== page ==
(KTIV) – A new epidemic is sweeping the nation.
According to 2018 National Youth Tobacco Survey, current e-cigarette use, or “vaping”, among middle and high school students increased alarmingly between 2017 and 2018, with over 3.6 million kids using e-cigarettes in 2018 alone.
According to the Centers for Disease Control and Prevention, the use of e-cigarettes is unsafe for kids, teens, and young adults.
The National Institute on Drug Abuse says America’s teens report a dramatic increase in their use of vaping devices in just a single year, with 37.3 percent of 12th graders reporting “any vaping” in 2018, compared to just 27.8 percent in 2017.
“It has gone from relative obscurity two years ago, to something that we hear about every day.”
Christian Bork, Bishop Heelan Catholic Principal
The percent of 12th graders who say they vaped “just flavoring” in the past year also increased to 25.7 percent in 2018 from 20.6 percent in 2017.
Right now in order to buy tobacco products in Siouxland, including e-cigarettes, you have to be at least the age of 18.
That is the legal age for Iowa, Nebraska, and South Dakota.
Unfortunately, kids younger than that are getting their hands on them.
This is causing problems at locals schools.
Local administrators say students are vaping in schools…. some as young as 6th grade.
“Right now, vaping has just really become an issue that we hear a lot about,” said Christian Bork, Bishop Heelan High School Principal.
In 2003, the first commercially successful electronic cigarette was created in Beijing, China.
Since then, its usage is seen across the globe.
“It has gone from relative obscurity two years ago, to something that we hear about every day,” adds Bork.
Administrators say students use them in the bathrooms, and even in classrooms.
“The vapor goes away and dissipates so rapidly,” said Chris Erickson, Assistant Principal at South Sioux City Middle School. “There’s not a residual smell like you would have with a cigarette or a cigar.”
By being so small, e-cigarettes can easily be concealed by students.
“We’ve asked our teachers to be extra observant with students with hoodie sweatshirts maybe covering up their mouth,” said Erickson.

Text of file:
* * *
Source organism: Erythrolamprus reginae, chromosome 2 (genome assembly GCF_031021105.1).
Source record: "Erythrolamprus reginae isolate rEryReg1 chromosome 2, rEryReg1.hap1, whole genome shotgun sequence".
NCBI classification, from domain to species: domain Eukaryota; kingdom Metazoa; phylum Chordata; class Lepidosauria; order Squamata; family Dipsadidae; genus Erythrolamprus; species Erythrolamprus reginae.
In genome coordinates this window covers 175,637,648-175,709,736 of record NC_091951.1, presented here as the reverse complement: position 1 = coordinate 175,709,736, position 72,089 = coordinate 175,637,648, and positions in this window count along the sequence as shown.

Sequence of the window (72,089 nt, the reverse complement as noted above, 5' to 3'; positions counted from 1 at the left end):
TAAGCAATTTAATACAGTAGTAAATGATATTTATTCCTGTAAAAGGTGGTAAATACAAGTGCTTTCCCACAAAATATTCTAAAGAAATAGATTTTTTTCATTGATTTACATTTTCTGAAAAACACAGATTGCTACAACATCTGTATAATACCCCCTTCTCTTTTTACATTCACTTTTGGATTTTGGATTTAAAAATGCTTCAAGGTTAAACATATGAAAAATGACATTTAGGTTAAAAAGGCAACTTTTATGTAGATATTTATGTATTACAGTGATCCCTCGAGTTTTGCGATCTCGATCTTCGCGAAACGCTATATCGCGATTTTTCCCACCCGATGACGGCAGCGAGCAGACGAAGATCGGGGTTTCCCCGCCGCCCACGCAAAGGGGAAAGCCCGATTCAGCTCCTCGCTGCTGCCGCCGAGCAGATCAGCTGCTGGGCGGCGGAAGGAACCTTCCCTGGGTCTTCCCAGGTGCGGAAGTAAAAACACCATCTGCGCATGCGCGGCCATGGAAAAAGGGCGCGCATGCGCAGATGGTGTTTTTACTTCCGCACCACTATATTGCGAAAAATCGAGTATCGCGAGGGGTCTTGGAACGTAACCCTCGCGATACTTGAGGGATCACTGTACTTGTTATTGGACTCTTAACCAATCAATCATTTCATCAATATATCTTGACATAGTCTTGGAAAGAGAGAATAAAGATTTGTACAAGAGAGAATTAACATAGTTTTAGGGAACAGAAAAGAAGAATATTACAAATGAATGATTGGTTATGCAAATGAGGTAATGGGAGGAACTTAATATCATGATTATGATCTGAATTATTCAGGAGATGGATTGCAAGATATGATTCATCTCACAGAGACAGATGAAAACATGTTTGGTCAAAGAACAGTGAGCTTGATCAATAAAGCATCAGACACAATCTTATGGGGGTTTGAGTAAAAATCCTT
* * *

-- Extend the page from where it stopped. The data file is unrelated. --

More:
“Are they putting their heads into their windbreaker? Are they covering their mouths?” asks Bork.
While some students are vaping, others are taking up the fight to stop the epidemic.
“We as a National Honors Society know that it’s definitely not safe,” said Tavian Sanchez, a senior at Sergeant Bluff-Luton High School. “But we’re not going to be able to stop people once they’re 18 and outside of high school. But we are just trying to stop it in schools.”
The legal age to purchase an e-cigarette is 18, and online you must be 21-years-old.
But that isn’t stopping people younger from using.
“People think it’s like a culture thing,” said Sanchez. “People think it’s cool do to- the upperclassmen do it, so then people as young as freshman even start doing it.”
“We had one situation where they used a Walmart gift card, Visa card- because that was the only check that the online marketer used,” adds Erickson.
THE PHYSICAL IMPACT OF VAPING
“This is your body, its the only body you’ve got,” said Officer Chad Cleveland, South Sioux City Police Department. “You don’t want to ruin it.”
Researchers say electronic cigarettes do ruin our body.
Especially in teens– for their brains are still developing.
According to the Centers for Disease Control and Prevention, most e-cigarettes contain nicotine… the addictive drug in regular cigarettes, cigars, and other tobacco products.
That nicotine can harm the developing adolescent brain- which keeps developing until about age 25.
“What’s happening with vaping is that they’re becoming addicted to nicotine,” said Joy Gonnerman, Jackson Recovery Centers Prevention Specialist. “Which they don’t know until they try to stop and go through withdrawals.”
“So that’s the first thing. Nicotine wires the brain to be addicted to other things.”
Besides nicotine, e-cigarettes can contain harmful and potentially harmful ingredients, including:
ultrafine particles that can be inhaled deep into the lungs, flavors such as diacetyl, a chemical linked to serious lung disease, volatile organic compounds, heavy metals, such as nickel, tin, and lead.
They add those whose first tobacco product was flavored are more likely to become current tobacco users than those whose first product was just tobacco-flavored.
For more information on vaping, and what you can do about the epidemic, click here.